The sooner we get single-use plastics out of our national parks, the better

The Interior Department can move faster on removing single-use plastic products from our national parks.

Dan Meyers via Unsplash | Public Domain

Take Action

Imagine you’re hiking along a forest trail and the only sound is the crunch of leaves under your boots. Suddenly, one crunch sounds louder than the others. You stop and look down. That’s not a leaf you stepped on, but a plastic bottle.

Plastic waste is spoiling our national parks’ beauty as these cherished places become garbage cans. And while Secretary of the Interior Deb Haaland plans to phase out single-use plastics from these lands by 2032, it shouldn’t take a decade to get plastic out of our parks.

That’s why we’re urging Secretary Haaland to act more quickly and remove 90% of plastic products from national parks by 2025.

Let’s protect our parks from plastic pollution

Whether in Yellowstone’s vibrant hot springs or the Grand Canyon’s picturesque gorges, plastic waste clogs our beautiful parks, harms wildlife and pollutes waterways. The National Park Service deals with an annual average of nearly 70 million pounds of waste. And 81% of that waste is plastic.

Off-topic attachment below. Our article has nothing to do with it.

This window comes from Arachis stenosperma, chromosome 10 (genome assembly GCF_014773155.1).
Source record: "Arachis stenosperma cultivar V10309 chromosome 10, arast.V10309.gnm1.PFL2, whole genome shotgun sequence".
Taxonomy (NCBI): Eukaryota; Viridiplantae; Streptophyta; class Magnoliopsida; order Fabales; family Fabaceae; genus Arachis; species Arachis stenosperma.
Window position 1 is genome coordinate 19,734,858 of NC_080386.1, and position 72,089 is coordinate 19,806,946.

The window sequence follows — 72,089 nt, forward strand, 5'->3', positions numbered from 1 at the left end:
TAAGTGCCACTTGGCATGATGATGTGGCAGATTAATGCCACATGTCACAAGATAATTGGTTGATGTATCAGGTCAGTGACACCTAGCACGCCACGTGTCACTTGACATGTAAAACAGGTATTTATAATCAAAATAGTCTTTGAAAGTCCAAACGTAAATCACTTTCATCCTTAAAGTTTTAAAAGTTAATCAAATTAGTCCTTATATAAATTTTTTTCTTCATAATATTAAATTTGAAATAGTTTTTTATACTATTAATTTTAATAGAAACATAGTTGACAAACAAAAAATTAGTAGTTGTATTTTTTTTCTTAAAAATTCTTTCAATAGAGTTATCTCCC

Reducing single-use plastics in our parks by 2025 is not a mountainous task. The National Park Service can add more bottle refill stations, prohibit plastics in new contracts, and renegotiate contracts that include plastic items.

America’s problem of single-use plastics is worsening, and although 11 states have banned plastic bags, plastic waste still invades our national parks and saps them of their splendor. Items we use for mere seconds shouldn’t ruin nature for centuries.

Secretary Haaland should act swiftly act to make America’s precious parks plastic-free.


Steve Blackledge

Senior Director, Conservation America Campaign, Environment America

Steve directs Environment America’s efforts to protect our public lands and waters and the species that depend on them. He led our successful campaign to win full and permanent funding for our nation’s best conservation and recreation program, the Land and Water Conservation Fund. He previously oversaw U.S. PIRG’s public health campaigns. Steve lives in Sacramento, California, with his family, where he enjoys biking and exploring Northern California.